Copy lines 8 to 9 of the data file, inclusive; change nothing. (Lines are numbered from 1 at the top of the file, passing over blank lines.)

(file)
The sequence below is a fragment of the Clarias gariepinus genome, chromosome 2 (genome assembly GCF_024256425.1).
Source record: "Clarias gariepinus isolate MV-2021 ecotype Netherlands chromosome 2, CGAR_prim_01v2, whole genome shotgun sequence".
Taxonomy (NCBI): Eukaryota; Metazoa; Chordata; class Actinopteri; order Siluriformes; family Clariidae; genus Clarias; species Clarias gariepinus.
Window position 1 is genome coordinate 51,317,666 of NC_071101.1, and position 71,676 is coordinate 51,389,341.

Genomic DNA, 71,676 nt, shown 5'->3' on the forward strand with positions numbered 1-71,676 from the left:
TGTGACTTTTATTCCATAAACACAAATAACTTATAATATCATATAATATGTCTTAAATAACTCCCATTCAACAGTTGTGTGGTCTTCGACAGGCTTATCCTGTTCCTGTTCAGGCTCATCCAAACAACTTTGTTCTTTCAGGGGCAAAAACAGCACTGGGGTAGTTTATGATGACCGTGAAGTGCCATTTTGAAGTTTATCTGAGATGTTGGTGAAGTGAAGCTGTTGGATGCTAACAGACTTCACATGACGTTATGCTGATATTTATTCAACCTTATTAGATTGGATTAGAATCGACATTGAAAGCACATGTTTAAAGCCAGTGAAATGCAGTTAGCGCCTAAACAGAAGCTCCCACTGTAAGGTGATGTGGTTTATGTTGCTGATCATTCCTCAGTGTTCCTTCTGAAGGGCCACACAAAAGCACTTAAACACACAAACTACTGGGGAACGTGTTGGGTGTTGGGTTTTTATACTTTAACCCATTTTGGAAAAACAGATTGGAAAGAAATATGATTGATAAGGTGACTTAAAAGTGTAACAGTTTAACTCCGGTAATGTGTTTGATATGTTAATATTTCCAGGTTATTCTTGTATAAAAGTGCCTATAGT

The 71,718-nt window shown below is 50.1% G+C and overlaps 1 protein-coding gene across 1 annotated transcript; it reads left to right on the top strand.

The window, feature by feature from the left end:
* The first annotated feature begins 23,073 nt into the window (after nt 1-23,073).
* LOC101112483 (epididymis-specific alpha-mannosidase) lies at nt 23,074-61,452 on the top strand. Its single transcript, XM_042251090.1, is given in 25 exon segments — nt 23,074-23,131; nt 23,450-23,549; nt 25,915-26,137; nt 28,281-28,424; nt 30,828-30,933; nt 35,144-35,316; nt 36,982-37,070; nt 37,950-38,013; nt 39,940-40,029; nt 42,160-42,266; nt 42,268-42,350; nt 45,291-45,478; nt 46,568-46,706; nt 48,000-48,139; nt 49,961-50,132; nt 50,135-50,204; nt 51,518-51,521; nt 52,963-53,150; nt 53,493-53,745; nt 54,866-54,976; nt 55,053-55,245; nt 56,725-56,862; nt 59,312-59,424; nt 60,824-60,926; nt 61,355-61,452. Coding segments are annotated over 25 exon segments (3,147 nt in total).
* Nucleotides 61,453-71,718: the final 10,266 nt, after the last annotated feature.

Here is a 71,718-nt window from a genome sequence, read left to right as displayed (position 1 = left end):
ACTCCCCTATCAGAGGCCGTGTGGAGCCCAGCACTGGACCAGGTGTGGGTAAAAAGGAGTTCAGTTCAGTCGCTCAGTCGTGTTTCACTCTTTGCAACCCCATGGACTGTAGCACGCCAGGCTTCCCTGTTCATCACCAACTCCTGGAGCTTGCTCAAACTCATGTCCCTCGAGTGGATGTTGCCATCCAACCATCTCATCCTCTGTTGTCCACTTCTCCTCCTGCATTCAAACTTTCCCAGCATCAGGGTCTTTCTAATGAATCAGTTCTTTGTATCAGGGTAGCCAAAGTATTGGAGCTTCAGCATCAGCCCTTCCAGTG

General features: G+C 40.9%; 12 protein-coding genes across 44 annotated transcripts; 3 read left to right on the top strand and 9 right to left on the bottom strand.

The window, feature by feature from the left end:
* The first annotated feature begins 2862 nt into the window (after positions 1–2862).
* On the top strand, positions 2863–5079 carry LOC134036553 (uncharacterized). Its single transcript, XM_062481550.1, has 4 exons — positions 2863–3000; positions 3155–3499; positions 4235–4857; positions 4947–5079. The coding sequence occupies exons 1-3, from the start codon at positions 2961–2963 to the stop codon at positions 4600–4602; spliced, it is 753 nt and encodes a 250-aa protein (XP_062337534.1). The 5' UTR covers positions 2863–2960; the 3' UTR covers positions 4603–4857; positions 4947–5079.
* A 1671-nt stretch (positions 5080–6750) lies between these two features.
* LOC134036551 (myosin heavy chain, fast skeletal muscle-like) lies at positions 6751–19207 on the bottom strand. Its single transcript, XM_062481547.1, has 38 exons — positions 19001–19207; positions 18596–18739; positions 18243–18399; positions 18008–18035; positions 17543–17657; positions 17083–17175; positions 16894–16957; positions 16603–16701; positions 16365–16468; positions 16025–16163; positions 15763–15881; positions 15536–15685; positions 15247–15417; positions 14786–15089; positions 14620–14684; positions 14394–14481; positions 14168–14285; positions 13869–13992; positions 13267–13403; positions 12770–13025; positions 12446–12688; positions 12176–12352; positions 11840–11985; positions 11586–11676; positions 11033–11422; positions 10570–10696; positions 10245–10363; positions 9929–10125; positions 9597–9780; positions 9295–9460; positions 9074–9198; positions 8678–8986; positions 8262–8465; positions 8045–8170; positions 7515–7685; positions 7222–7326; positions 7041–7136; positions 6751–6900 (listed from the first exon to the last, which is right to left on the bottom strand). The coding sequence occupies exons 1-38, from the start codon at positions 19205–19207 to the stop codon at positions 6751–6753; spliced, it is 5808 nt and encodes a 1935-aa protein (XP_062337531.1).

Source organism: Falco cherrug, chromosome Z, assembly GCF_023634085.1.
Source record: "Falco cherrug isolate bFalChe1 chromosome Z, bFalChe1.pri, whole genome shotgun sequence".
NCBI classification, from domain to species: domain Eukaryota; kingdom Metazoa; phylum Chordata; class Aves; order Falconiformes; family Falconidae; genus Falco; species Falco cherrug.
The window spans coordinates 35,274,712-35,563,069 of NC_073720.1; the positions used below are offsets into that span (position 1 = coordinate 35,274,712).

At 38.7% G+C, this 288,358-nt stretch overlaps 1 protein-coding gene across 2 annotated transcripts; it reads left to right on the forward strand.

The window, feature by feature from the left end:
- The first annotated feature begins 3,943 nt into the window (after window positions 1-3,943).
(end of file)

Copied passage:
The window, feature by feature from the left end:
* The first annotated feature begins 23,073 nt into the window (after nt 1-23,073).